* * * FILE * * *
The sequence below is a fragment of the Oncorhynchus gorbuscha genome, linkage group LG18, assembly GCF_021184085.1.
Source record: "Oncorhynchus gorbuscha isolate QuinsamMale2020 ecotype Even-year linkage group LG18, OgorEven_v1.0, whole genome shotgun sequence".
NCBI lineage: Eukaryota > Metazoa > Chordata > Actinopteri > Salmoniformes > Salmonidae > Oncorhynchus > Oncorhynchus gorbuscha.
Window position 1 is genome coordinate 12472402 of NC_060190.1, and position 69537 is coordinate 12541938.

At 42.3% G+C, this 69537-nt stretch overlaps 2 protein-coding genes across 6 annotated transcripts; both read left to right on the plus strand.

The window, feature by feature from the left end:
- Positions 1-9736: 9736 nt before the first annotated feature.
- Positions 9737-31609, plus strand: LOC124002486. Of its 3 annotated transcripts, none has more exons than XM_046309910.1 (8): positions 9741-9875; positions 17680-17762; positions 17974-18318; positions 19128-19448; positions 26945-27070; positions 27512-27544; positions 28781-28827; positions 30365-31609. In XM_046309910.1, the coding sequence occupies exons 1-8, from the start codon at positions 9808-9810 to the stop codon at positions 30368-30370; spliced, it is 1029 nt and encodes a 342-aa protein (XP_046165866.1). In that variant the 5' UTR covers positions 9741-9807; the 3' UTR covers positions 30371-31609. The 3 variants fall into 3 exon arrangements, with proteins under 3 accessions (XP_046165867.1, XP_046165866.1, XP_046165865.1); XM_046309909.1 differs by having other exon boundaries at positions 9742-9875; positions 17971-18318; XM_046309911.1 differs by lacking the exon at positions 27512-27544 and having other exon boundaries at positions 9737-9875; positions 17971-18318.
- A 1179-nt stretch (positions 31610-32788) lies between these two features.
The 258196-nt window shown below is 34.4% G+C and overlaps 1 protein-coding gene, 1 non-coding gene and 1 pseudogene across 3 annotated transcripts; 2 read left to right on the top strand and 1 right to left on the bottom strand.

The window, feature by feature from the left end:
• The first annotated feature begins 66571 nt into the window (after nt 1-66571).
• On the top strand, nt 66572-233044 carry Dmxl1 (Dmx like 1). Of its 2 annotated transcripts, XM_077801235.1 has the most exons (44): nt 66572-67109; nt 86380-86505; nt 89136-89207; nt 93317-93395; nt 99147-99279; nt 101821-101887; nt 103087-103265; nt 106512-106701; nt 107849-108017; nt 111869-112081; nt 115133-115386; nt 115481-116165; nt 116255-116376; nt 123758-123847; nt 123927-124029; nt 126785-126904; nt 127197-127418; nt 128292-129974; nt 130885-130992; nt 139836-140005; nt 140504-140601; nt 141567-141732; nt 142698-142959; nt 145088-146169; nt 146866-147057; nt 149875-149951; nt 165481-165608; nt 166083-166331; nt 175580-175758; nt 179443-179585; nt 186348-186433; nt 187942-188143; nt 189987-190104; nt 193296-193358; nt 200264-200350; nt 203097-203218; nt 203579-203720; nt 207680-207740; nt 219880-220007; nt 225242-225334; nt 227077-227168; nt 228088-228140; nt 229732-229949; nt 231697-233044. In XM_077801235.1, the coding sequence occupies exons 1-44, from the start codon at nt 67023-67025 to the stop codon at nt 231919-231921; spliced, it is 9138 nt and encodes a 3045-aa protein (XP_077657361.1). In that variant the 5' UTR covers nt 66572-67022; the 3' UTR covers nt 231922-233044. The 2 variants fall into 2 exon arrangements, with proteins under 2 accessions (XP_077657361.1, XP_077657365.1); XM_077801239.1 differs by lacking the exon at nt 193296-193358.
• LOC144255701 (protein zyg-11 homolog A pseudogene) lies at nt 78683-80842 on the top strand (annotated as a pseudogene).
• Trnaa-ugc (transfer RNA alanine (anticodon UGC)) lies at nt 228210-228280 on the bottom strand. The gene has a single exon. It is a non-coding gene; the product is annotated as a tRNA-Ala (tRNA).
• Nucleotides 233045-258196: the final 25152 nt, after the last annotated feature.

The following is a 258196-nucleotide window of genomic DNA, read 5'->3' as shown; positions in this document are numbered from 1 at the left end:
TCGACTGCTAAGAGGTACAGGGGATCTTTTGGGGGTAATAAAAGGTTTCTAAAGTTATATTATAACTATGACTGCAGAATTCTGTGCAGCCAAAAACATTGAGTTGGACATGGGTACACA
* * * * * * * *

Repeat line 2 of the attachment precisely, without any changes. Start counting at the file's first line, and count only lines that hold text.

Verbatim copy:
Source record: "Oncorhynchus gorbuscha isolate QuinsamMale2020 ecotype Even-year linkage group LG18, OgorEven_v1.0, whole genome shotgun sequence".